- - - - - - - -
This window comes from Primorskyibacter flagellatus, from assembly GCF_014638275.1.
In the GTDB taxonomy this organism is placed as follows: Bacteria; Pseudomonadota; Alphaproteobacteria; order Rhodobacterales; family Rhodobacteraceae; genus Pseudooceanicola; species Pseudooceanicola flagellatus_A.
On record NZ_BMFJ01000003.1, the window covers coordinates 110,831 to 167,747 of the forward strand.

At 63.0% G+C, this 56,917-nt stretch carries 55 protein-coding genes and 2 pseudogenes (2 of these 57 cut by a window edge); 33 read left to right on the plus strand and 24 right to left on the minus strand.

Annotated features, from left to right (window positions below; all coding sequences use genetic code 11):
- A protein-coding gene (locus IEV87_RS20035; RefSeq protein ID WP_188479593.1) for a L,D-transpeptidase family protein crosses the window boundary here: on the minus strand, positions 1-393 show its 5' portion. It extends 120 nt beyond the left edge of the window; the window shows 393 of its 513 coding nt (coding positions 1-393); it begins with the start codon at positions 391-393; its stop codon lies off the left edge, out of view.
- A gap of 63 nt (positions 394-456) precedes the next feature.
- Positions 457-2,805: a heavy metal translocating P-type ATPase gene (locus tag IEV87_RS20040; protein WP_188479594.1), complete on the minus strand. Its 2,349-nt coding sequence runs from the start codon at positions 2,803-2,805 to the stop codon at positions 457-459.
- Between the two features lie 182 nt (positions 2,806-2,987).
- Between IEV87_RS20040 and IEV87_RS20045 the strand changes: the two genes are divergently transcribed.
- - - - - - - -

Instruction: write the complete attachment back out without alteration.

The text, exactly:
This window comes from Primorskyibacter flagellatus, from assembly GCF_014638275.1.
In the GTDB taxonomy this organism is placed as follows: Bacteria; Pseudomonadota; Alphaproteobacteria; order Rhodobacterales; family Rhodobacteraceae; genus Pseudooceanicola; species Pseudooceanicola flagellatus_A.
On record NZ_BMFJ01000003.1, the window covers coordinates 110,831 to 167,747 of the forward strand.

At 63.0% G+C, this 56,917-nt stretch carries 55 protein-coding genes and 2 pseudogenes (2 of these 57 cut by a window edge); 33 read left to right on the plus strand and 24 right to left on the minus strand.

Annotated features, from left to right (window positions below; all coding sequences use genetic code 11):
- A protein-coding gene (locus IEV87_RS20035; RefSeq protein ID WP_188479593.1) for a L,D-transpeptidase family protein crosses the window boundary here: on the minus strand, positions 1-393 show its 5' portion. It extends 120 nt beyond the left edge of the window; the window shows 393 of its 513 coding nt (coding positions 1-393); it begins with the start codon at positions 391-393; its stop codon lies off the left edge, out of view.
- A gap of 63 nt (positions 394-456) precedes the next feature.
- Positions 457-2,805: a heavy metal translocating P-type ATPase gene (locus tag IEV87_RS20040; protein WP_188479594.1), complete on the minus strand. Its 2,349-nt coding sequence runs from the start codon at positions 2,803-2,805 to the stop codon at positions 457-459.
- Between the two features lie 182 nt (positions 2,806-2,987).
- Between IEV87_RS20040 and IEV87_RS20045 the strand changes: the two genes are divergently transcribed.